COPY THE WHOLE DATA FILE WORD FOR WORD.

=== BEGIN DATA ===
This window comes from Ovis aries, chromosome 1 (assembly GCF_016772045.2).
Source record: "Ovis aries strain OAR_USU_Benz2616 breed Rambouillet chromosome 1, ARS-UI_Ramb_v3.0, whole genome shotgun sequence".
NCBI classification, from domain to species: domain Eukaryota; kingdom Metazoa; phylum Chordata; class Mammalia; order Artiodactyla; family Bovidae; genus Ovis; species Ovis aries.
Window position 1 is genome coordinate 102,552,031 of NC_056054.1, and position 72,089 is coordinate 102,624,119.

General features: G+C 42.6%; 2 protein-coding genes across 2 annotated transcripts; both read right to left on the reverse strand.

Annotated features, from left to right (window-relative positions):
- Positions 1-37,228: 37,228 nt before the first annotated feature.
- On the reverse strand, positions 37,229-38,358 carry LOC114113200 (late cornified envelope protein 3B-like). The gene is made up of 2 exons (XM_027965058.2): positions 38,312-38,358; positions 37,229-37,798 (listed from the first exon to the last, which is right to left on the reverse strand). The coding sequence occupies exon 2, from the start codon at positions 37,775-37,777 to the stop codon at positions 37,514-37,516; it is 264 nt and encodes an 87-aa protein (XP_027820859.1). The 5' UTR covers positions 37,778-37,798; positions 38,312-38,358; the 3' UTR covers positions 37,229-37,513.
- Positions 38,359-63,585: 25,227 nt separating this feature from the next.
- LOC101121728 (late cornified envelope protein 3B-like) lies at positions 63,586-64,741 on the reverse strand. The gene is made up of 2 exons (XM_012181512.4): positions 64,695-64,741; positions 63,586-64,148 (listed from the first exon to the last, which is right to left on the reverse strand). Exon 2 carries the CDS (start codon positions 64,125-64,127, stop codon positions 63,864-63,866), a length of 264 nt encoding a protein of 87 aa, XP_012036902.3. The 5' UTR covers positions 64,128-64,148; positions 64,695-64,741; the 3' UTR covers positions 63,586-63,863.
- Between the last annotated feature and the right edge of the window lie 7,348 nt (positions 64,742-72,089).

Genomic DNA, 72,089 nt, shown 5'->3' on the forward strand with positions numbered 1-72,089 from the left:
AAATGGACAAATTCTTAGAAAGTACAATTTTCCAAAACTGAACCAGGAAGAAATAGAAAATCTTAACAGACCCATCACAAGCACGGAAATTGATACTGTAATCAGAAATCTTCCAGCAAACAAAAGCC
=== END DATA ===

This window comes from Ovis aries, chromosome 1 (assembly GCF_016772045.2).
Source record: "Ovis aries strain OAR_USU_Benz2616 breed Rambouillet chromosome 1, ARS-UI_Ramb_v3.0, whole genome shotgun sequence".
NCBI classification, from domain to species: domain Eukaryota; kingdom Metazoa; phylum Chordata; class Mammalia; order Artiodactyla; family Bovidae; genus Ovis; species Ovis aries.
Window position 1 is genome coordinate 102,552,031 of NC_056054.1, and position 72,089 is coordinate 102,624,119.

General features: G+C 42.6%; 2 protein-coding genes across 2 annotated transcripts; both read right to left on the reverse strand.

Annotated features, from left to right (window-relative positions):
- Positions 1-37,228: 37,228 nt before the first annotated feature.
- On the reverse strand, positions 37,229-38,358 carry LOC114113200 (late cornified envelope protein 3B-like). The gene is made up of 2 exons (XM_027965058.2): positions 38,312-38,358; positions 37,229-37,798 (listed from the first exon to the last, which is right to left on the reverse strand). The coding sequence occupies exon 2, from the start codon at positions 37,775-37,777 to the stop codon at positions 37,514-37,516; it is 264 nt and encodes an 87-aa protein (XP_027820859.1). The 5' UTR covers positions 37,778-37,798; positions 38,312-38,358; the 3' UTR covers positions 37,229-37,513.
- Positions 38,359-63,585: 25,227 nt separating this feature from the next.
- LOC101121728 (late cornified envelope protein 3B-like) lies at positions 63,586-64,741 on the reverse strand. The gene is made up of 2 exons (XM_012181512.4): positions 64,695-64,741; positions 63,586-64,148 (listed from the first exon to the last, which is right to left on the reverse strand). Exon 2 carries the CDS (start codon positions 64,125-64,127, stop codon positions 63,864-63,866), a length of 264 nt encoding a protein of 87 aa, XP_012036902.3. The 5' UTR covers positions 64,128-64,148; positions 64,695-64,741; the 3' UTR covers positions 63,586-63,863.
- Between the last annotated feature and the right edge of the window lie 7,348 nt (positions 64,742-72,089).

Genomic DNA, 72,089 nt, shown 5'->3' on the forward strand with positions numbered 1-72,089 from the left:
AAATGGACAAATTCTTAGAAAGTACAATTTTCCAAAACTGAACCAGGAAGAAATAGAAAATCTTAACAGACCCATCACAAGCACGGAAATTGATACTGTAATCAGAAATCTTCCAGCAAACAAAAGCC